Hello lakshmi, I have tried your code like this way. its working fine and no problem of operator precedence. Let me explain you a little
x>3 returns false y++<2 returns false mone() returns true and if statement looks like this False && False | true
Now according to java presedence rule | operator has the higher precedence so False | true returns true and if statment looks like this after solving | operator False && true now result is false and value of x will not be print.
Please reply if there is still any confusion.
Joined: Jun 26, 2006
Hi Awais Sheikh ,
According to that the value of y after that condition must be 6.But why it is 5?
This is from the Java Language Specification 15.23
The && operator is like & (�15.22.2), but evaluates its right-hand operand only if the value of its left-hand operand is true. It is syntactically left-associative (it groups left-to-right). It is fully associative with respect to both side effects and result value; that is, for any expressions a, b, and c, evaluation of the expression ((a)&&(b))&&(c) produces the same result, with the same side effects occurring in the same order, as evaluation of the expression (a)&&((b)&&(c)).
Each operand of && must be of type boolean, or a compile-time error occurs. The type of a conditional-and expression is always boolean.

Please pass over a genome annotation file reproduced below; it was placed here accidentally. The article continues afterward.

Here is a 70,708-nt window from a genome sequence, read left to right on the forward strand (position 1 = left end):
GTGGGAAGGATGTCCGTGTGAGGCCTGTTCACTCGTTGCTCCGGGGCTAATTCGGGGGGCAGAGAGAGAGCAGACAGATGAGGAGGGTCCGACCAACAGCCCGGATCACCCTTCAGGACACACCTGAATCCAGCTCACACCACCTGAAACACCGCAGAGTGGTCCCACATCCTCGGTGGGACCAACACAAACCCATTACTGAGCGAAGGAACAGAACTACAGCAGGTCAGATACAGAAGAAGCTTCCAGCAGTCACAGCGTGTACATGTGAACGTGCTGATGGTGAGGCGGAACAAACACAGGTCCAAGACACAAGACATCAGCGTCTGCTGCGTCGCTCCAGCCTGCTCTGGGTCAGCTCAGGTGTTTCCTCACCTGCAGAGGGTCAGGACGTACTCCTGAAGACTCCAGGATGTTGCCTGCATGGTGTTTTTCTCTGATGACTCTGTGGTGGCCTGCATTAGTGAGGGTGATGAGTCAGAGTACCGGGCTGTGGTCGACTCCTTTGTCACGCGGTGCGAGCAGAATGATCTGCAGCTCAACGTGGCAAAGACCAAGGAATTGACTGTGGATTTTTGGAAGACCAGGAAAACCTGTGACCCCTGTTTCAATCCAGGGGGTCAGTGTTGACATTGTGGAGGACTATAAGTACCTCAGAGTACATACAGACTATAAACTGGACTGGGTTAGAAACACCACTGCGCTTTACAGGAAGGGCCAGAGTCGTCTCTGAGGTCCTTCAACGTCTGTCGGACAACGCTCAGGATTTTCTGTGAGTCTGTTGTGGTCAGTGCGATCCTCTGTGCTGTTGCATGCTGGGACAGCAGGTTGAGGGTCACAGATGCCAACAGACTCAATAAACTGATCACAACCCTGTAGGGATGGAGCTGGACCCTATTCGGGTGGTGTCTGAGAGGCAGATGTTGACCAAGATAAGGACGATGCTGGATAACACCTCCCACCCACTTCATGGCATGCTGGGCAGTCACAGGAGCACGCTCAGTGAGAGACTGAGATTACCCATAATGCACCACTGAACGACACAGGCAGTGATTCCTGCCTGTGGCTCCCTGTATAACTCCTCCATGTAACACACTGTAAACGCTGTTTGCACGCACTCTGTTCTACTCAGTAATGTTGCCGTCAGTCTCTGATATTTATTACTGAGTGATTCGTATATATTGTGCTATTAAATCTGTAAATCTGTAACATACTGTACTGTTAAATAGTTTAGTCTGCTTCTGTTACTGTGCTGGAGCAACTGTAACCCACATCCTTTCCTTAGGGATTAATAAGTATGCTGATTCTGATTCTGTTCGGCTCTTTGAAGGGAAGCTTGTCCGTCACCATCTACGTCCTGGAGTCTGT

At run time, the left-hand operand expression is evaluated first; if its value is false, the value of the conditional-and expression is false and the right-hand operand expression is not evaluated. If the value of the left-hand operand is true, then the right-hand expression is evaluated and its value becomes the value of the conditional-and expression. Thus, && computes the same result as & on boolean operands. It differs only in that the right-hand operand expression is evaluated conditionally rather than always.
Ever operator has a precedence (a number) associated with it. The precedence determines which operations will be performed first. "|" has higher precedence than "&&", Therefore: (a && b | c) is the same as (a && (b | c)), not ((a&&b)|c). In your case, a is false, then stop to evaluate (b|c), so that is why y is not 6.
Joined: Jun 26, 2006
I thought in the expression (++b+(b*c)),(b*c) is evaluated before ++b.But now i understood the operands are evaluated from left to right. But why parantheses has no higer precedence here.